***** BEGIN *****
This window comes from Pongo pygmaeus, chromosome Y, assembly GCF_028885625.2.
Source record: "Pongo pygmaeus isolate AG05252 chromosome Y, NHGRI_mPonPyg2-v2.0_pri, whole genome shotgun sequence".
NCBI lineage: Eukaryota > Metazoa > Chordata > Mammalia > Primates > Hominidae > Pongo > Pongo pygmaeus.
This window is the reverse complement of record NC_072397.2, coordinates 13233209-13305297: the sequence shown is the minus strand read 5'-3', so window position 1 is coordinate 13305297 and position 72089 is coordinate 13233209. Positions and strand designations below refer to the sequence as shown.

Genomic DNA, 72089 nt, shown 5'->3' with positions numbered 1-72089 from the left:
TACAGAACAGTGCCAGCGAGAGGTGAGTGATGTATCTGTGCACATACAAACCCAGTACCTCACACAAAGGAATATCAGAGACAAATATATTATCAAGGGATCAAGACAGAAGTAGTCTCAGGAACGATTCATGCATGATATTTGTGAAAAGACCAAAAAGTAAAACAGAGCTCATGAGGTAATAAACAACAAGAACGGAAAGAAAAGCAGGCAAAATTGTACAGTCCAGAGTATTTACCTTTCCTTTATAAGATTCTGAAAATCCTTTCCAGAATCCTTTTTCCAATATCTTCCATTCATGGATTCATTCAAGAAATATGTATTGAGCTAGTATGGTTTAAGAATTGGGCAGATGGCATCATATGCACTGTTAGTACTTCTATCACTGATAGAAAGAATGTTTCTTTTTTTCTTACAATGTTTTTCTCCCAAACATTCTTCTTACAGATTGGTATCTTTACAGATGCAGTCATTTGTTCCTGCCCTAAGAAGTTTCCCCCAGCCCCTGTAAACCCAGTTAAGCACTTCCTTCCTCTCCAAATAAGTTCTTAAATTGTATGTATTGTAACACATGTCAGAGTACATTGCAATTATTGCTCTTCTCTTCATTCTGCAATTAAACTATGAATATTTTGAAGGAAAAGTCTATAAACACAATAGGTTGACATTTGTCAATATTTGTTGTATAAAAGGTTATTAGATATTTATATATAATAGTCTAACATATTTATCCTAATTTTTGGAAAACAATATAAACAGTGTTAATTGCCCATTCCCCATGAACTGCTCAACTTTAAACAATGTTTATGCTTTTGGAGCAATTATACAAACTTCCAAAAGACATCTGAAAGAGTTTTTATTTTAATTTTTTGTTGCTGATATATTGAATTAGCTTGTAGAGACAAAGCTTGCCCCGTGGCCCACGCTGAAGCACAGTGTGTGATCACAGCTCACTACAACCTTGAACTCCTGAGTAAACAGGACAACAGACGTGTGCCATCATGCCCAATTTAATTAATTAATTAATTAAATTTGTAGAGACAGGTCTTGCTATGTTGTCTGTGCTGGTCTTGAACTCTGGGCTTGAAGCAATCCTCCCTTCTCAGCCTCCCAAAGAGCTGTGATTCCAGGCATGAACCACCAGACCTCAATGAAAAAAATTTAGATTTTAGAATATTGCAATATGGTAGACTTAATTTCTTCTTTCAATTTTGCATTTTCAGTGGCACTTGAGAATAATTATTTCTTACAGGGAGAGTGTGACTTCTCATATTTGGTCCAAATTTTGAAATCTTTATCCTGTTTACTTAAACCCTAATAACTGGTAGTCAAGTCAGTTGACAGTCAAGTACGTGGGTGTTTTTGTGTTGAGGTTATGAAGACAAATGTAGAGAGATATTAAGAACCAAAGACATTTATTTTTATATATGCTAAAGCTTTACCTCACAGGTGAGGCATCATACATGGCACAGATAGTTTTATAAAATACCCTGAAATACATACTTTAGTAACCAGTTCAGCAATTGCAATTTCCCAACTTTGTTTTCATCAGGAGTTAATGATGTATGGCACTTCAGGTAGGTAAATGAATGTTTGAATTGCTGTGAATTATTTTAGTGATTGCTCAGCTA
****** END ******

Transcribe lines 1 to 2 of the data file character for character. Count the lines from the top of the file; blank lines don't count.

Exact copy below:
This window comes from Pongo pygmaeus, chromosome Y, assembly GCF_028885625.2.
Source record: "Pongo pygmaeus isolate AG05252 chromosome Y, NHGRI_mPonPyg2-v2.0_pri, whole genome shotgun sequence".